5. GO SLOW- it’s not a race, don’t chuck out loads of clothes for the sake of minimalism. Ultimately the most sustainable item is the one already in your/their closet. Creating a capsule wardrobe can take time, it takes time to find the brands that you love and trust. I love that Organic Zoo has all the key baby pieces, all organic cotton, and made with value and care so they work as great staples for the capsule wardrobe. One of the great benefits of a capsule wardrobe is that it’s thought to alleviate stress- there is a less of a thought process when dressing either yourself or your kids. I love how this impacts our kids as we dress them too- creating a positive experience.
 


 
So, have fun with it! Creating a simple, ethical and treasured wardrobe can be enjoyable and freeing. Be patient, and find what works for you as a family and discover treasures and well loved items to pass down from child to child.  I love the conversations I get to have with my daughter surrounding clothing, how we buy and why we buy, and a capsule wardrobe opens up these perfectly. It massively benefits both you and the planet, so what’s stopping you?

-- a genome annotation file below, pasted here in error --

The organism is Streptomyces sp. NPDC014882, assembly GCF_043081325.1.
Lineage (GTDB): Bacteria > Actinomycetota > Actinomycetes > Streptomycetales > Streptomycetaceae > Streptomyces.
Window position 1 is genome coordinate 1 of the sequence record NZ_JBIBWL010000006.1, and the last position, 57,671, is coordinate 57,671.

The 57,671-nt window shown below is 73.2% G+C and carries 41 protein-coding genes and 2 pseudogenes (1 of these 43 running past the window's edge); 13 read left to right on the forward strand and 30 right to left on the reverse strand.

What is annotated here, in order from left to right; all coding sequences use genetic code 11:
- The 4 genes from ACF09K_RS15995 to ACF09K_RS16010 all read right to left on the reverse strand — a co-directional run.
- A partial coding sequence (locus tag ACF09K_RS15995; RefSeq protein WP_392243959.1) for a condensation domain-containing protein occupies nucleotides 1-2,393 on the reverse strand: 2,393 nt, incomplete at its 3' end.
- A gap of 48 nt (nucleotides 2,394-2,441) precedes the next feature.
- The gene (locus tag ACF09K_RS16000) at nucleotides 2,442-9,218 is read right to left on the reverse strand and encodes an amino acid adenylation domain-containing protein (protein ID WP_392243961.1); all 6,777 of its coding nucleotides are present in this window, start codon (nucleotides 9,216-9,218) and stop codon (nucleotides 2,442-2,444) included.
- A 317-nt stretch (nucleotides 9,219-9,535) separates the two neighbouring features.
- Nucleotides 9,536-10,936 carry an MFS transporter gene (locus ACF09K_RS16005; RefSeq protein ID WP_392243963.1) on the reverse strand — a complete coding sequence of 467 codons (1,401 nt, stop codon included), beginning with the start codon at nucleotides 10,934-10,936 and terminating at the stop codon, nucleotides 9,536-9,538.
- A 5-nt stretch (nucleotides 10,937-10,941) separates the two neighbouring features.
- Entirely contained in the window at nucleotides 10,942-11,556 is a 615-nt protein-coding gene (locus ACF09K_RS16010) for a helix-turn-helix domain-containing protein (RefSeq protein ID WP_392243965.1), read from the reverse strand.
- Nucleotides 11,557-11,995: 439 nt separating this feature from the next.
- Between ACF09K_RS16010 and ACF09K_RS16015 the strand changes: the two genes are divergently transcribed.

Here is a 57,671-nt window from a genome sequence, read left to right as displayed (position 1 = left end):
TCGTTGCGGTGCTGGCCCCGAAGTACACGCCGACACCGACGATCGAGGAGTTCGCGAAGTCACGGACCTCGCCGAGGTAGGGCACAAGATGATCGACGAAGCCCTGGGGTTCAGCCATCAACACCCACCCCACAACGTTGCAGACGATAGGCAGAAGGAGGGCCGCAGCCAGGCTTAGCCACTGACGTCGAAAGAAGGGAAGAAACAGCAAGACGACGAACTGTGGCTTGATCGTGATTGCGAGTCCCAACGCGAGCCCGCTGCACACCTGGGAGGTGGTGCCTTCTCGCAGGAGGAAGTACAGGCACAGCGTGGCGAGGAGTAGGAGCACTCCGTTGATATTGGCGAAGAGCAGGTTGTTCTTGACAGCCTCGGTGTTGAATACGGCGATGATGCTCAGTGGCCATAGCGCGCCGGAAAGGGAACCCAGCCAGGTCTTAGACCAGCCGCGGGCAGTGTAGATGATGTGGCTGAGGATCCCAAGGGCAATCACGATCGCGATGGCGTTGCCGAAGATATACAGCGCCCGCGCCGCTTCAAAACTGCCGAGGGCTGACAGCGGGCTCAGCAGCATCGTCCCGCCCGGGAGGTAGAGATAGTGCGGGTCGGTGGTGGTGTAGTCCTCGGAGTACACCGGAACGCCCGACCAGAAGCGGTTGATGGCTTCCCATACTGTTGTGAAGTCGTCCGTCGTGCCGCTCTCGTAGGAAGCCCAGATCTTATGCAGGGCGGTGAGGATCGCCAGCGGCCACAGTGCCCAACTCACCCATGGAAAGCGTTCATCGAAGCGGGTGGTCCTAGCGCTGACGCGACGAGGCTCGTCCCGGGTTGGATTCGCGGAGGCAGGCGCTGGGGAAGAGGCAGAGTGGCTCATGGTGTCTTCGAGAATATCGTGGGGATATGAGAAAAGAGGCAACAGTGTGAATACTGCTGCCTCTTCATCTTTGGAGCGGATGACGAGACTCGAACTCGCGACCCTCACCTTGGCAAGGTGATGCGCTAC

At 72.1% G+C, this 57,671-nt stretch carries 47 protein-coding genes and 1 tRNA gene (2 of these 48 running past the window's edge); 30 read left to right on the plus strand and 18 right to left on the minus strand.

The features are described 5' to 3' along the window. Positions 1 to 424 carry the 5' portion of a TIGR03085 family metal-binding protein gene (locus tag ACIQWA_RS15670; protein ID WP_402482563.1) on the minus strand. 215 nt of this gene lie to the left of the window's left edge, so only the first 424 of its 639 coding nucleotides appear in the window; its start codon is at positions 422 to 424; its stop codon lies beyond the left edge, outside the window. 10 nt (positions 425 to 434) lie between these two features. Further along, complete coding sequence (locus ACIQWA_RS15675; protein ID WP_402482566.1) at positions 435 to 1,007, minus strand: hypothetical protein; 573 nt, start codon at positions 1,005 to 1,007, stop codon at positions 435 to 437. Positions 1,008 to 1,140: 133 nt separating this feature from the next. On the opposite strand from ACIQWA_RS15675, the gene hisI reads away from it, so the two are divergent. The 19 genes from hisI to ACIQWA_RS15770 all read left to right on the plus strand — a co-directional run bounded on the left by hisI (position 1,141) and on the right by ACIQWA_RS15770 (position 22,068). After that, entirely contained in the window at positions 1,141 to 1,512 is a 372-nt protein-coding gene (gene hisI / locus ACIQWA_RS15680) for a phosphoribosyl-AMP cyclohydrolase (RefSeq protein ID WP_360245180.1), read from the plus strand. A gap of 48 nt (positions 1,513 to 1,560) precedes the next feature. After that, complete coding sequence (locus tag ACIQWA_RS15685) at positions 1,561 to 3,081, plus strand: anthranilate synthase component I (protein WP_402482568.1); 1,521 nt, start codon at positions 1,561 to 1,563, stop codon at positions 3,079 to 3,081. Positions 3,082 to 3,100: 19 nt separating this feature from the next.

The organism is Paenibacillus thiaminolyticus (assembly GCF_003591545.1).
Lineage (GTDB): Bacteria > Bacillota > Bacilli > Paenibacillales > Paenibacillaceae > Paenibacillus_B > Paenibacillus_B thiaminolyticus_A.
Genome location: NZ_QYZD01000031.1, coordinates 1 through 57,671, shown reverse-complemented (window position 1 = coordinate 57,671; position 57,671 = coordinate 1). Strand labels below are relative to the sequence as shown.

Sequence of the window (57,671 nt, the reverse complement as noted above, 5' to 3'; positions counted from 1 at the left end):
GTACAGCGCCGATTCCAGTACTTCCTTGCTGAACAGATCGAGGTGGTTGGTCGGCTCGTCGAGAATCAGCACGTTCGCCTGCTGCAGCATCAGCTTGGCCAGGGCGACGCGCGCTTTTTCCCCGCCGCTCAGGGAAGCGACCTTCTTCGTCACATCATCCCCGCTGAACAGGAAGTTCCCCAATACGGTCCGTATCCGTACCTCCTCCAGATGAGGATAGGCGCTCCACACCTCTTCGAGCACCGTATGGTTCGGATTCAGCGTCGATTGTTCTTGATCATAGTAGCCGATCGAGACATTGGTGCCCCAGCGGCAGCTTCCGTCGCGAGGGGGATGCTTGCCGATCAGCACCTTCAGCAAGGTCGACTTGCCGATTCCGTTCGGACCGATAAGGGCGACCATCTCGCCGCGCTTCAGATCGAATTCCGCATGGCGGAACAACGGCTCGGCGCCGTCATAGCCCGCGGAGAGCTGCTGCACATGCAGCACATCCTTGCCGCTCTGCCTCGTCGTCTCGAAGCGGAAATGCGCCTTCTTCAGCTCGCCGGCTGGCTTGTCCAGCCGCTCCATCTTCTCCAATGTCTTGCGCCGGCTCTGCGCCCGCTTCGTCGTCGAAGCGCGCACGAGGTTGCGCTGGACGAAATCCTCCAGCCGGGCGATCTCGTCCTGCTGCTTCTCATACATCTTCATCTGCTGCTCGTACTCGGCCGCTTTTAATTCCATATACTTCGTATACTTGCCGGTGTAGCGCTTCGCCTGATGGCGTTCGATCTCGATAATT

Our collections have always been inspired by ‘ the living better with less’ philosophy, so we are excited to share with you our top picks for baby and toddlers capsule wardrobe.
 
Have a look, get inspired, mix, match and have fun!
 
BABY 7 PIECE CAPSULE WARDROBE
 
Earth Dots Bonnet
Milk Playsuit
Grey Bunny Jersey
Olive Garden Suit with Contrast Feet
Cottonfield Bloomers with Braces
Pebble Midnight Wrap Bodysuit
Pebble Midnight Salopettes

 


TODDLER 7 PIECE CAPSULE WARDROBE
Olive Garden Leggings
Shadow Midnight Romper
Pebble Terry Shorts
Stripes Sweatshirt
Terrazzo Sweatshirt
Shadow Terry Cropped Dungarees
Terry Deep Earth T-shirt